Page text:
The Ruby Suns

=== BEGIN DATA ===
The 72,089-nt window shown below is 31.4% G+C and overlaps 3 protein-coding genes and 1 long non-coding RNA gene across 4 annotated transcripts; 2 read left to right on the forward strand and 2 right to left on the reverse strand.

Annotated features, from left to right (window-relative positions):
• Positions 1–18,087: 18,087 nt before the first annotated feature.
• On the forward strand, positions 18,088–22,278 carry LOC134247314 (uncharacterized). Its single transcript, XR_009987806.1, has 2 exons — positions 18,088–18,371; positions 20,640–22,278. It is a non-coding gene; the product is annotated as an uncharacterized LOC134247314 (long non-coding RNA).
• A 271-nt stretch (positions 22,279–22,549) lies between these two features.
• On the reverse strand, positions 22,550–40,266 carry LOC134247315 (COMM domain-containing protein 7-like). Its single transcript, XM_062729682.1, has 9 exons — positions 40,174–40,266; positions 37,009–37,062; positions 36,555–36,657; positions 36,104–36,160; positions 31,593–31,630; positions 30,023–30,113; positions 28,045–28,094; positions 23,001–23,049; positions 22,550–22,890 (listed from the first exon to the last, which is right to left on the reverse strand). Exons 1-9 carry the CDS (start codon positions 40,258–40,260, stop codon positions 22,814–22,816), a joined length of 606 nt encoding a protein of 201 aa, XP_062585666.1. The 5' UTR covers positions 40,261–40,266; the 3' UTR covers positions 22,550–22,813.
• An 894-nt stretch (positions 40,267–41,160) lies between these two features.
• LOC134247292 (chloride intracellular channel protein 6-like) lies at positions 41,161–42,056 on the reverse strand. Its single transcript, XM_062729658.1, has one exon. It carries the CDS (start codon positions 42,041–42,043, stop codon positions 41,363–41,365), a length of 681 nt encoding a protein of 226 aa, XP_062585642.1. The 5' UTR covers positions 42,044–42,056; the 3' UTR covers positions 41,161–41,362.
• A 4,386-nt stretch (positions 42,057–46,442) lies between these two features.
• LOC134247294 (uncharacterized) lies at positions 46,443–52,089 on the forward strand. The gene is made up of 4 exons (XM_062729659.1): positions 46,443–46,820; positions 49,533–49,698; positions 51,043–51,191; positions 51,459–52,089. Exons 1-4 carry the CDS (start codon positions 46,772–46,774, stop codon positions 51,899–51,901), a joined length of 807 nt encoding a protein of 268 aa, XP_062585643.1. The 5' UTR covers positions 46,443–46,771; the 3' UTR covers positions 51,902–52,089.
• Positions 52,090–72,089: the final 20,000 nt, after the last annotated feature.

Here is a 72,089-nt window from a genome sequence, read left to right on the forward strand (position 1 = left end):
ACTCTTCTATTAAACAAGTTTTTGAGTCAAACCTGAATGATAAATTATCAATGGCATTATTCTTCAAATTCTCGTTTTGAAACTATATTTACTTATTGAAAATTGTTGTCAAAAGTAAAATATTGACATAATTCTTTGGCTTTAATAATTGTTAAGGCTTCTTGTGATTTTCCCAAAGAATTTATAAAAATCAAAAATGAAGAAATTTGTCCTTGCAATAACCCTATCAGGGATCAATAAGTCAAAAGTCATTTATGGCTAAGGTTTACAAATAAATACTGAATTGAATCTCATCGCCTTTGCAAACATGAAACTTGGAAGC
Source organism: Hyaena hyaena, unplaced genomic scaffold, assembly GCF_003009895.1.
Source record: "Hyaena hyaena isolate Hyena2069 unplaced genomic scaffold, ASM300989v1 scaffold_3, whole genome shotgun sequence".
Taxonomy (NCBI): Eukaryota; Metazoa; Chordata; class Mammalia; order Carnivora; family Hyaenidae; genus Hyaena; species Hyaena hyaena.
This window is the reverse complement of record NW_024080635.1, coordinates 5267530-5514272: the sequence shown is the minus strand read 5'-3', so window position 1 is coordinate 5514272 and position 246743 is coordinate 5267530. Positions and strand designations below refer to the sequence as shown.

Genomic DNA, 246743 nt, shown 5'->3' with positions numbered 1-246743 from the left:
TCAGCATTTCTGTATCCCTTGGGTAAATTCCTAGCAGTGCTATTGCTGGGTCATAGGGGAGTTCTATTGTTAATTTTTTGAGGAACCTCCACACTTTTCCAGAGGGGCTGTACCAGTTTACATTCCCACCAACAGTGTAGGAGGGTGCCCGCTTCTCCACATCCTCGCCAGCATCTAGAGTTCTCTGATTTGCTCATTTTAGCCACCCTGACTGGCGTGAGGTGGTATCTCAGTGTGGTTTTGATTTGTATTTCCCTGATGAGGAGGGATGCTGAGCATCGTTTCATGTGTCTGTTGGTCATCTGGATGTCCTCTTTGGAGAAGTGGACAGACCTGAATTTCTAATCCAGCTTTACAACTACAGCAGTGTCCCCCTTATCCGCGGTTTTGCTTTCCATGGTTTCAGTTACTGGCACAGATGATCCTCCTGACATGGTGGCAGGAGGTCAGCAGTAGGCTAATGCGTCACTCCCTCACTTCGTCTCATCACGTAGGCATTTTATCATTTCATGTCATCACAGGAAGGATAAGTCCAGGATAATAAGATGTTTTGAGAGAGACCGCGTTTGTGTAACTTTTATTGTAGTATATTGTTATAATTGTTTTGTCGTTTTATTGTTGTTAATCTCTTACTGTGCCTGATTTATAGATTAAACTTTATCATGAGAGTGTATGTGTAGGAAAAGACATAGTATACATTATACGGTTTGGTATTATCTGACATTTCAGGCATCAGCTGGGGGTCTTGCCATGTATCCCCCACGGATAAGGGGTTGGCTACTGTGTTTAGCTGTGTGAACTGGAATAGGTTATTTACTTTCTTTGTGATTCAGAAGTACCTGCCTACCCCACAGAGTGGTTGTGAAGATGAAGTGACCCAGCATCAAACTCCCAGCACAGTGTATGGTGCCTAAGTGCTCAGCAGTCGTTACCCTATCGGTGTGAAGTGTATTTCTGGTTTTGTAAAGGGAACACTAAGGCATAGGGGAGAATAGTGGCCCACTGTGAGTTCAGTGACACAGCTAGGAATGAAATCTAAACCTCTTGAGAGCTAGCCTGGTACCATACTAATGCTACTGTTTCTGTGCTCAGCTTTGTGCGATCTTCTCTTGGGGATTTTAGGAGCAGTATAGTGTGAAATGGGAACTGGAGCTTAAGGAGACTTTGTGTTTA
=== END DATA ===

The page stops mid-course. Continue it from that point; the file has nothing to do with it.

There’s something haphazard and sloppy to the work of artists who cut-and-paste their pop with field recordings. Ryan McPhun of New Zealand’s The Ruby Suns has traveled everywhere from Africa to Thailand, Dictaphone in hand, taping the chatter and cadences of many native peoples. But when he incorporates field recordings into his psychedelic pop on Sea Lion, it sounds ever calculated and purposeful. The footsteps in the opener “Blue Penguin” are significant: the listener is about to embark on a globe-spanning journey. Halfway through “Morning Sun” there’s a snippet of what sounds like rhythmic Maasai harmonies, a preview to the more homespun rhythms McPhun later unleashes: a synthetic, dance-pop shamble akin to ABC or the Human League. The caprioling “Tane Mahuta” might be the worldliest pop song one will indulge in this year. Sung in the New Zealand native language of Maori (and sounding like an up-tempo, cushioned version of the chants used during the haka), the track also approximates boozy New Orleans jazz and Spanish guitar. Sea Lion is pop bricolage at its finest, an album that strokes countless genres, betrays its creator’s affinity for captured sound, and endlessly enchants.